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  10. 10. Minimum Assurances to apply  The library is an accredited Nebraska Public Library.  The library is within five miles of a school district building (60 to 70 blocks) and there are no geographic or structural impediments between the library rooftop and the school district building’s rooftop (e.g. trees or other buildings blocking line of sight from rooftop to rooftop) OR The community has a water tower, grain elevator, or other high point that is in line of sight to the rooftops of both the library and the school district building and the total relay distance is no greater that five miles.  The library is willing to partner with the local school district. This partnership will include internal and external wireless infrastructure upgrades to increase the library’s internet speed for K-12 student and teacher access AND the school district may be willing to provide technical support to enable K-12 students and teachers to use the augmented internet connection within the library.  Agreement with school district and library to cost share up to $960. This will cover the cost of the 802.11ac wireless router (or wireless access point) and installation, CAT6 indoor cabling, one folding table and 4 stacking shell chairs.  Library staff is willing to share their experiences as grant participants with other public libraries and public schools through webinars and/or conference presentations.  [Optional Phase 2] The library is willing to file for E-rate funding for E-rate Category 1 as a member of a mini-consortium and possible infrastructure upgrades (E-rate Category II) for fiscal year 2019- 2020.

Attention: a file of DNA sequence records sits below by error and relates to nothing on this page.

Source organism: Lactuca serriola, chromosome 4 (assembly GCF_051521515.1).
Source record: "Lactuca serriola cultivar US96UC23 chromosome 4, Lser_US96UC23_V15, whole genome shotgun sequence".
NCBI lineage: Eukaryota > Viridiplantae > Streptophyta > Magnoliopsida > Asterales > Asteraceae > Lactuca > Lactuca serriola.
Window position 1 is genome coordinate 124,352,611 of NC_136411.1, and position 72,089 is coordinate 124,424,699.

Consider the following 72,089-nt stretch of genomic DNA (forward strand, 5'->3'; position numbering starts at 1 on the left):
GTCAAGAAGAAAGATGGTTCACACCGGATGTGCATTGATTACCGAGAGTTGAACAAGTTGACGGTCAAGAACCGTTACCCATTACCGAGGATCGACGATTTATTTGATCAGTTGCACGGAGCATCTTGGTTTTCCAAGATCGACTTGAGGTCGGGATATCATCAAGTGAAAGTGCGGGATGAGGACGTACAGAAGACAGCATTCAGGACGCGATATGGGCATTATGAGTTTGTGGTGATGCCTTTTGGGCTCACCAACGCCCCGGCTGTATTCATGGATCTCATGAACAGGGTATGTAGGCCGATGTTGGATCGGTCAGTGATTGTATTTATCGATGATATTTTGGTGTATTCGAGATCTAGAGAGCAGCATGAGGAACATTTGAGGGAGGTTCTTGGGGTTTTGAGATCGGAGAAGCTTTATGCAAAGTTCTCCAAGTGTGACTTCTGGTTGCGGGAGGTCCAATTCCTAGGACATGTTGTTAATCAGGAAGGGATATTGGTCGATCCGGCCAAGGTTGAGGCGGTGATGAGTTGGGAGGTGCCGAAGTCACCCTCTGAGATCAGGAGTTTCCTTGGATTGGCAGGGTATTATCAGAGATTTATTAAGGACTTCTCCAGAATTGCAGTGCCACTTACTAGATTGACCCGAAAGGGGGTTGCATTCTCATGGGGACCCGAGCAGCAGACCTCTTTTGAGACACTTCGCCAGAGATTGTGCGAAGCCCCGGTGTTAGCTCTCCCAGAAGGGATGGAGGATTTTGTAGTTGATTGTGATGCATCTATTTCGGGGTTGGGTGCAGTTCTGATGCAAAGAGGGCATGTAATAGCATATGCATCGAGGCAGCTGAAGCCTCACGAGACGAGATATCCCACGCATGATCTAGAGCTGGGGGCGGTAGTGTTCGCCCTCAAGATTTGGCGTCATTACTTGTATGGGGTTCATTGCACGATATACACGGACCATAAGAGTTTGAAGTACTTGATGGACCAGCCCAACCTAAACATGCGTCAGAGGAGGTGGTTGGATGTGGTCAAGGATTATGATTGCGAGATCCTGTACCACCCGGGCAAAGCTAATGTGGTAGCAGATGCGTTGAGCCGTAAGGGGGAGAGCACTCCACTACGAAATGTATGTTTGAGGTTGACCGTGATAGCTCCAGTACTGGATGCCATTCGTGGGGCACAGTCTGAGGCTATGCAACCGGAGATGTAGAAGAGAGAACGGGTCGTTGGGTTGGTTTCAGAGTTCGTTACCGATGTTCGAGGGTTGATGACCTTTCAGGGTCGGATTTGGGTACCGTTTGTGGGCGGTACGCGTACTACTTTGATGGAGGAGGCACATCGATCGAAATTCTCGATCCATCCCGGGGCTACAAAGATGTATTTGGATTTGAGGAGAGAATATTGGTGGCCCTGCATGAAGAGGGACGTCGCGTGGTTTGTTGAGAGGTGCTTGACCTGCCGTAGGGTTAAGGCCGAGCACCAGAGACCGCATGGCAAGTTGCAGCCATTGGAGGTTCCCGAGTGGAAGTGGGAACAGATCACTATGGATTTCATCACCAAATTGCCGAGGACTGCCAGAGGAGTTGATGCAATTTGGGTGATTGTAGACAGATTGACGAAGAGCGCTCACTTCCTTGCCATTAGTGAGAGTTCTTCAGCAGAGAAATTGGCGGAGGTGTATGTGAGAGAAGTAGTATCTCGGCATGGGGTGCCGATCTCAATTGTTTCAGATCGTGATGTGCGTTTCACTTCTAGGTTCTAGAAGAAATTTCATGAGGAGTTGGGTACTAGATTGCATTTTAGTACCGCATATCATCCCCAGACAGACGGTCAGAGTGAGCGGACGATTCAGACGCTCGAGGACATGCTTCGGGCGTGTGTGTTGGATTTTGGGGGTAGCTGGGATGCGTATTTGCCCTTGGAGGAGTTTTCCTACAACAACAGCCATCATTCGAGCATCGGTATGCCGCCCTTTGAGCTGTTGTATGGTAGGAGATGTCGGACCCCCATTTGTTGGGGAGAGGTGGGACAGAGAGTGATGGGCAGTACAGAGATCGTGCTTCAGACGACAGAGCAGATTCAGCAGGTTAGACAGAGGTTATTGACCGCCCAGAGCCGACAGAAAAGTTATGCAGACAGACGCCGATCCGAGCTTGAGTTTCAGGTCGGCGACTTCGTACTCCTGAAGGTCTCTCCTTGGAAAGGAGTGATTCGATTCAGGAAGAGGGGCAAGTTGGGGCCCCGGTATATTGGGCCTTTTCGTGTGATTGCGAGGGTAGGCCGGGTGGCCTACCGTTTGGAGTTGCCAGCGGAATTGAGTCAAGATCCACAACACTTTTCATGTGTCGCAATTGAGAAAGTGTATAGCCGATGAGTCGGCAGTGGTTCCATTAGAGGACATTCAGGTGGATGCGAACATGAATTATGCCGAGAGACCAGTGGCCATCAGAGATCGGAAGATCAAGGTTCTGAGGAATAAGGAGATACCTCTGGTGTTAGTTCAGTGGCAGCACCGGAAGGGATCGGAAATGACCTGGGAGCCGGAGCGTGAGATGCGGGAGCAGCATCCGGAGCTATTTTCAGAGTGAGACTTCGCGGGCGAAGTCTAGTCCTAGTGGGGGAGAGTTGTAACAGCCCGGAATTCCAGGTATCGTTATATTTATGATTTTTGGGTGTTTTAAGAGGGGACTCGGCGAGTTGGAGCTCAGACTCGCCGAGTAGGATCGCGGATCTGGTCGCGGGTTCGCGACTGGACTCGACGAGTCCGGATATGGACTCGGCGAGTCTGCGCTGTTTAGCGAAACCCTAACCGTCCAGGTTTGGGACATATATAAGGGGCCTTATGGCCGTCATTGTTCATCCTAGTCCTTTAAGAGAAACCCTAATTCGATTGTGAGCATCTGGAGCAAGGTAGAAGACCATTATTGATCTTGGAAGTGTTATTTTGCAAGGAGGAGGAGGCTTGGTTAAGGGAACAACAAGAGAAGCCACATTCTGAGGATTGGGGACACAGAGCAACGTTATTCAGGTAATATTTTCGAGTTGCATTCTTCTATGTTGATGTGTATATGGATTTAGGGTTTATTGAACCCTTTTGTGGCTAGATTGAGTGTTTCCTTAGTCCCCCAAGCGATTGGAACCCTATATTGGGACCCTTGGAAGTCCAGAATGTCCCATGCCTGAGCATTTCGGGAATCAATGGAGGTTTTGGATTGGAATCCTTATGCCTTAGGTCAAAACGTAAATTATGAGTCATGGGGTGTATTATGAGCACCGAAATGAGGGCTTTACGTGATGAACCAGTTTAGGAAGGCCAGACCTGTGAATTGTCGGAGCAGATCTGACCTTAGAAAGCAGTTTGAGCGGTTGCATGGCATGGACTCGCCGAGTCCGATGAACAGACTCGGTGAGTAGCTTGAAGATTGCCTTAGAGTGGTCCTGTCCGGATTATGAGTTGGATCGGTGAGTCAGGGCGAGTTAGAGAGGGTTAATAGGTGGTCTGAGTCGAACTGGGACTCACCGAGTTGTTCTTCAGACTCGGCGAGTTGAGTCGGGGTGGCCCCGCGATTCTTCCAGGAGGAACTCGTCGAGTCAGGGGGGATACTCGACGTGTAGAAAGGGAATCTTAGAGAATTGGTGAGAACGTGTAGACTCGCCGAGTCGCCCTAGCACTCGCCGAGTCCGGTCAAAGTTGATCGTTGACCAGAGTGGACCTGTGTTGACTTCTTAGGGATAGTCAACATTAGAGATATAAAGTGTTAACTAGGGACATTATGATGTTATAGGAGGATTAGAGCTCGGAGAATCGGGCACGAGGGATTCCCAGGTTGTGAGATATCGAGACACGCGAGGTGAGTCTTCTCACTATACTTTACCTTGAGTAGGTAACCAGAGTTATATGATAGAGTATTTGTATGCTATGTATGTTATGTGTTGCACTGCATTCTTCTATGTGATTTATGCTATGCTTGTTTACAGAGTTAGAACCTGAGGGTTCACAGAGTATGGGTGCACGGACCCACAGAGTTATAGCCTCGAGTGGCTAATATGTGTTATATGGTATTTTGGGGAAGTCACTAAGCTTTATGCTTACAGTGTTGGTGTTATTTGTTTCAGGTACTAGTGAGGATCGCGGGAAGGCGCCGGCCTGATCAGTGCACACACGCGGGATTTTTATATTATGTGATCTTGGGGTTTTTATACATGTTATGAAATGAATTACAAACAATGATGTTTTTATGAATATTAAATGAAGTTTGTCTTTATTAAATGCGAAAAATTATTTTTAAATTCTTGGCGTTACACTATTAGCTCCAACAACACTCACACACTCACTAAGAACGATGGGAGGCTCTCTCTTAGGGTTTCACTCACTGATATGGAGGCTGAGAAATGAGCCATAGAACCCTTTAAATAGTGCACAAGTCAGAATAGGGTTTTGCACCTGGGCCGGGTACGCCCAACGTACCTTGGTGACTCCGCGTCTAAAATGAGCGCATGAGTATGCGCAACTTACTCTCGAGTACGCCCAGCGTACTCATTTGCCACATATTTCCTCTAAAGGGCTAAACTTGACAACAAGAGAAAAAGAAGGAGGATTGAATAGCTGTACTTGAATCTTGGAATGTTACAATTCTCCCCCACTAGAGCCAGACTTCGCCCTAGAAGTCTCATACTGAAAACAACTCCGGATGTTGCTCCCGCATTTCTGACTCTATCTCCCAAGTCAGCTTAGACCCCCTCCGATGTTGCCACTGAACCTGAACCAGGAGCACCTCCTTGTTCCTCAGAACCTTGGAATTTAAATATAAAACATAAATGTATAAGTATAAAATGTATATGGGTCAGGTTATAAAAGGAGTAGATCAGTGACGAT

11. 11. What does my library need to do to be considered for the Sparks Grant opportunity?  Review and complete an application  Demonstrate that the school district and library are candidates for fixed wireless technology.  Required to include a Letter of Support from your School District Superintendent.  Agree to participate in E-rate training (mini-consortium to jointly apply for Category 1 E-rate funding), December 2018 to February 2019.  Agreement with school district and library to cost share up to $960. This will cover the cost of the 802.11ac wireless router (or wireless access point) and installation, CAT6 indoor cabling, one folding table and 4 stacking shell chairs.  Complete the application and submit it by March 9, 2018.
  12. 12. Questions? Holly Woldt Library Technology Support Specialist Nebraska Library Commission Email: Phone: 402-471-4871/800-307-2665 Tom Rolfes Education I.T. Manager Nebraska Information Technology Commission Email: Phone: 402-471-7969